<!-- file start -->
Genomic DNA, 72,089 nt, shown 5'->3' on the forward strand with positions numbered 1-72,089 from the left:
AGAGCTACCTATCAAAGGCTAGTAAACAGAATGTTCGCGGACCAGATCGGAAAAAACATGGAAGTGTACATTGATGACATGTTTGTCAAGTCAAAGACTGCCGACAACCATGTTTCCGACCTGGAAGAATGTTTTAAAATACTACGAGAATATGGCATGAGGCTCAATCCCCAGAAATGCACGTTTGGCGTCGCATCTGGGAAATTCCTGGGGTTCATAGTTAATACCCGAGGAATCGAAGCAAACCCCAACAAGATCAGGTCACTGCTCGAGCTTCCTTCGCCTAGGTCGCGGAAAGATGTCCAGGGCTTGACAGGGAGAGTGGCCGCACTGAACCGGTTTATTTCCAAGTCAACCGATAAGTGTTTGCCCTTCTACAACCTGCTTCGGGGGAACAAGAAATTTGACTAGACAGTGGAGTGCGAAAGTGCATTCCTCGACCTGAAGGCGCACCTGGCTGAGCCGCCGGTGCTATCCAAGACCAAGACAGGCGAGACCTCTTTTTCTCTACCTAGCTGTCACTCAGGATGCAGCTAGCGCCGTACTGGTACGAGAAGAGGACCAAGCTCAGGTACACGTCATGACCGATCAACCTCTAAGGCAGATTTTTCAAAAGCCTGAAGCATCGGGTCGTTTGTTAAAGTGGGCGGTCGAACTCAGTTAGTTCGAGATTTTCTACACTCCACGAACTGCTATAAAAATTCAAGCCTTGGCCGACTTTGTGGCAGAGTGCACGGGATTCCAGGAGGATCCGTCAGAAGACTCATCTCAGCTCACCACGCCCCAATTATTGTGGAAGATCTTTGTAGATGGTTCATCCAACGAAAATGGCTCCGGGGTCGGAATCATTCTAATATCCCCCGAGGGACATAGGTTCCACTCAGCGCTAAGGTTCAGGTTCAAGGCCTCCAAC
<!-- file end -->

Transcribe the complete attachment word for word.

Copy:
Genomic DNA, 72,089 nt, shown 5'->3' on the forward strand with positions numbered 1-72,089 from the left:
AGAGCTACCTATCAAAGGCTAGTAAACAGAATGTTCGCGGACCAGATCGGAAAAAACATGGAAGTGTACATTGATGACATGTTTGTCAAGTCAAAGACTGCCGACAACCATGTTTCCGACCTGGAAGAATGTTTTAAAATACTACGAGAATATGGCATGAGGCTCAATCCCCAGAAATGCACGTTTGGCGTCGCATCTGGGAAATTCCTGGGGTTCATAGTTAATACCCGAGGAATCGAAGCAAACCCCAACAAGATCAGGTCACTGCTCGAGCTTCCTTCGCCTAGGTCGCGGAAAGATGTCCAGGGCTTGACAGGGAGAGTGGCCGCACTGAACCGGTTTATTTCCAAGTCAACCGATAAGTGTTTGCCCTTCTACAACCTGCTTCGGGGGAACAAGAAATTTGACTAGACAGTGGAGTGCGAAAGTGCATTCCTCGACCTGAAGGCGCACCTGGCTGAGCCGCCGGTGCTATCCAAGACCAAGACAGGCGAGACCTCTTTTTCTCTACCTAGCTGTCACTCAGGATGCAGCTAGCGCCGTACTGGTACGAGAAGAGGACCAAGCTCAGGTACACGTCATGACCGATCAACCTCTAAGGCAGATTTTTCAAAAGCCTGAAGCATCGGGTCGTTTGTTAAAGTGGGCGGTCGAACTCAGTTAGTTCGAGATTTTCTACACTCCACGAACTGCTATAAAAATTCAAGCCTTGGCCGACTTTGTGGCAGAGTGCACGGGATTCCAGGAGGATCCGTCAGAAGACTCATCTCAGCTCACCACGCCCCAATTATTGTGGAAGATCTTTGTAGATGGTTCATCCAACGAAAATGGCTCCGGGGTCGGAATCATTCTAATATCCCCCGAGGGACATAGGTTCCACTCAGCGCTAAGGTTCAGGTTCAAGGCCTCCAAC